I next elaborate the phenomenological account of empathy further by discussing a number of objections it has recently encountered. What does it mean to say that empathy provides a direct access to the minds of others and to what extent is such a claim compatible with the idea that social understanding is always contextual? To what extent does the insistence on the experiential accessibility of other minds commit one to an untenable form of behaviourism? And to what extent is the phenomenological proposal really distinct from existing simulationist and theory-theory accounts of social cognition?

Some have claimed that the only way to solve the problem of intersubjectivity and avoid a threatening step towards solipsism is by conceiving of the difference between self and other as a founded and derived difference, a difference arising out of undifferentiated anonymous life. However, such a ‘solution’ does not solve the problem of intersubjectivity: it dissolves it. To speak of a fundamental anonymity prior to any distinction between self and other obscures that which has to be clarified, namely intersubjectivi­ty understood as the relation between subject­s. On the level of such fundamental anonymity, there is neither individuation nor selfhood, but there is also no differentiation or otherness, and consequently no room for either subjectivity or intersubjectivity. To put it differently, any claim regarding a fundamental level of undifferentiation does not only threaten the notion of a self-given subject, but also the notion of an irreducible other. This is, of course, why I think that rather than impeding a satisfactory account of intersubjectivity, an emphasis on the inherent and essential individuation of experiential life must be seen as a prerequisite for getting the relation between self and other right.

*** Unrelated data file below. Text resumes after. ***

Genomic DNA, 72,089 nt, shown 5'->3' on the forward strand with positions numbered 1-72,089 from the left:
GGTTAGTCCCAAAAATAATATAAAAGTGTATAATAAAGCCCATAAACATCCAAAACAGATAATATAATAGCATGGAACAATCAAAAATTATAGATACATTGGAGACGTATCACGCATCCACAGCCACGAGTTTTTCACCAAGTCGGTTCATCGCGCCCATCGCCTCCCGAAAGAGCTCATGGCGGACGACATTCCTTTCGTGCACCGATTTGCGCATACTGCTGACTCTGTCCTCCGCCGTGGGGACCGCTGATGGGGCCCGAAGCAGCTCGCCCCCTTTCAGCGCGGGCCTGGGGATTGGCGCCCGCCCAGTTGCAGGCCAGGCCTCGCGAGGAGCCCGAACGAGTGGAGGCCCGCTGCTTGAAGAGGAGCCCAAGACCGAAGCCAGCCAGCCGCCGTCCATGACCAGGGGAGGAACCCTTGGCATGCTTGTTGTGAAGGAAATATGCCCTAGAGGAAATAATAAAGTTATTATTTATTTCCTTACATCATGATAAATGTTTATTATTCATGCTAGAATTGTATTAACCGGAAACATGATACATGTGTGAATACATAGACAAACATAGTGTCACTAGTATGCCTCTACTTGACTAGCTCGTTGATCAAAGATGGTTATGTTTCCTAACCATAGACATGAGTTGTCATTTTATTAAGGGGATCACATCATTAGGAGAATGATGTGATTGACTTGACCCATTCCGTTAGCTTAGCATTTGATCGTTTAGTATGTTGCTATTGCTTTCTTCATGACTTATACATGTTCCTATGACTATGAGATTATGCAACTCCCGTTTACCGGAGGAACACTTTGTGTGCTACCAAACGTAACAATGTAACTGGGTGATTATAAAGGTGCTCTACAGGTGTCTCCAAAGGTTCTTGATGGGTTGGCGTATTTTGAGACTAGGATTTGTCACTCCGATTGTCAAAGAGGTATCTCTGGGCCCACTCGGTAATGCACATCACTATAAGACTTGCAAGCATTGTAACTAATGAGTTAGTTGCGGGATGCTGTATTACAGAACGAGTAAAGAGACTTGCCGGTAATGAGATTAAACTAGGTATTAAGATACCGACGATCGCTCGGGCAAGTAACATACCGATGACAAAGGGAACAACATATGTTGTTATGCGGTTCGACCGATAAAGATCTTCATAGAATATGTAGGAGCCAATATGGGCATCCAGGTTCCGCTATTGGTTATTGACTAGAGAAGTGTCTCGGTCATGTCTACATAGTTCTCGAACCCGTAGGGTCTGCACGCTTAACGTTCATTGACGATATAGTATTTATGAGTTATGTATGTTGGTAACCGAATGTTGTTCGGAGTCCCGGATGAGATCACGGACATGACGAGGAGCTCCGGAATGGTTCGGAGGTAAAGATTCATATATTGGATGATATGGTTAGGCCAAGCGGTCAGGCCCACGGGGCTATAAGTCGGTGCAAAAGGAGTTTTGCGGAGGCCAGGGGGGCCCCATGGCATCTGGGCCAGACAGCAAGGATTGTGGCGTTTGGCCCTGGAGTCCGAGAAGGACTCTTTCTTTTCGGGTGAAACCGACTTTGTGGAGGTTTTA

In my view, the phenomenological account of empathy can be of relevance for contemporary discussions of social cognition, but it is also important to recognize its limitations. Empathic understanding can be one-sided. It can occur without any kind of reciprocation on the part of the other. But doesn’t this arguably miss something rather crucial about the self-other relation? Isn’t one of the unique features of other experiencing subjects the fact that they have a perspective of their own, and not just upon the world of objects, but also upon us as well? In the final part of the book, I move on to consider a more reciprocal kind of self-other relation and I also discuss some salient examples of socially mediated forms of self(-experience).